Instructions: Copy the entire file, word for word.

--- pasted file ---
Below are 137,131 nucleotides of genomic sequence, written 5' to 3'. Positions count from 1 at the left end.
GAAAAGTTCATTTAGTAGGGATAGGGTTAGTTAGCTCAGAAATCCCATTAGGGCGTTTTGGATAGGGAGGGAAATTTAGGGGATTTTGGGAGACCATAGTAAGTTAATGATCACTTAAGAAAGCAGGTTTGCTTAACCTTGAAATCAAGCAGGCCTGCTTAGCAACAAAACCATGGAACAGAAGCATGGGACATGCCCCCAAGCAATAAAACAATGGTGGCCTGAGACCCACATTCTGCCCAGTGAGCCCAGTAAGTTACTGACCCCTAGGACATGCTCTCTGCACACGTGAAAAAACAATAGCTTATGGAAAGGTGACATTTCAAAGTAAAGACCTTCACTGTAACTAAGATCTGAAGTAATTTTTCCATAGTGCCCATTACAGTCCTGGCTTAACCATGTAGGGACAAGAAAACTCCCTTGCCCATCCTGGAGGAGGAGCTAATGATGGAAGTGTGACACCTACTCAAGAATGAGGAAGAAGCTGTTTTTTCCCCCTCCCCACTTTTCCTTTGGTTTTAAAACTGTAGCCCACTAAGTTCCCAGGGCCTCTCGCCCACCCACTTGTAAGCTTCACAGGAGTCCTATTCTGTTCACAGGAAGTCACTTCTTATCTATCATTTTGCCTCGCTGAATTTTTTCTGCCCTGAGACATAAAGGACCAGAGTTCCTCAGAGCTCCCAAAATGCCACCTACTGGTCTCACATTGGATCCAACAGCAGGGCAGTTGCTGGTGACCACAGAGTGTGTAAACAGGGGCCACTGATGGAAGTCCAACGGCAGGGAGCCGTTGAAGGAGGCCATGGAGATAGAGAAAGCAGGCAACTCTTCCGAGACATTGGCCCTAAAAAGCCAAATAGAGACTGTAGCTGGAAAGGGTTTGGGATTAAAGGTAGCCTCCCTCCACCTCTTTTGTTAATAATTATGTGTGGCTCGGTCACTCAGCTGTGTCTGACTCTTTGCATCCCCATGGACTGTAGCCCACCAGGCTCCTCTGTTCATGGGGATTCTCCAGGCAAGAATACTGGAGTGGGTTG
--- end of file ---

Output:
Below are 137,131 nucleotides of genomic sequence, written 5' to 3'. Positions count from 1 at the left end.
GAAAAGTTCATTTAGTAGGGATAGGGTTAGTTAGCTCAGAAATCCCATTAGGGCGTTTTGGATAGGGAGGGAAATTTAGGGGATTTTGGGAGACCATAGTAAGTTAATGATCACTTAAGAAAGCAGGTTTGCTTAACCTTGAAATCAAGCAGGCCTGCTTAGCAACAAAACCATGGAACAGAAGCATGGGACATGCCCCCAAGCAATAAAACAATGGTGGCCTGAGACCCACATTCTGCCCAGTGAGCCCAGTAAGTTACTGACCCCTAGGACATGCTCTCTGCACACGTGAAAAAACAATAGCTTATGGAAAGGTGACATTTCAAAGTAAAGACCTTCACTGTAACTAAGATCTGAAGTAATTTTTCCATAGTGCCCATTACAGTCCTGGCTTAACCATGTAGGGACAAGAAAACTCCCTTGCCCATCCTGGAGGAGGAGCTAATGATGGAAGTGTGACACCTACTCAAGAATGAGGAAGAAGCTGTTTTTTCCCCCTCCCCACTTTTCCTTTGGTTTTAAAACTGTAGCCCACTAAGTTCCCAGGGCCTCTCGCCCACCCACTTGTAAGCTTCACAGGAGTCCTATTCTGTTCACAGGAAGTCACTTCTTATCTATCATTTTGCCTCGCTGAATTTTTTCTGCCCTGAGACATAAAGGACCAGAGTTCCTCAGAGCTCCCAAAATGCCACCTACTGGTCTCACATTGGATCCAACAGCAGGGCAGTTGCTGGTGACCACAGAGTGTGTAAACAGGGGCCACTGATGGAAGTCCAACGGCAGGGAGCCGTTGAAGGAGGCCATGGAGATAGAGAAAGCAGGCAACTCTTCCGAGACATTGGCCCTAAAAAGCCAAATAGAGACTGTAGCTGGAAAGGGTTTGGGATTAAAGGTAGCCTCCCTCCACCTCTTTTGTTAATAATTATGTGTGGCTCGGTCACTCAGCTGTGTCTGACTCTTTGCATCCCCATGGACTGTAGCCCACCAGGCTCCTCTGTTCATGGGGATTCTCCAGGCAAGAATACTGGAGTGGGTTG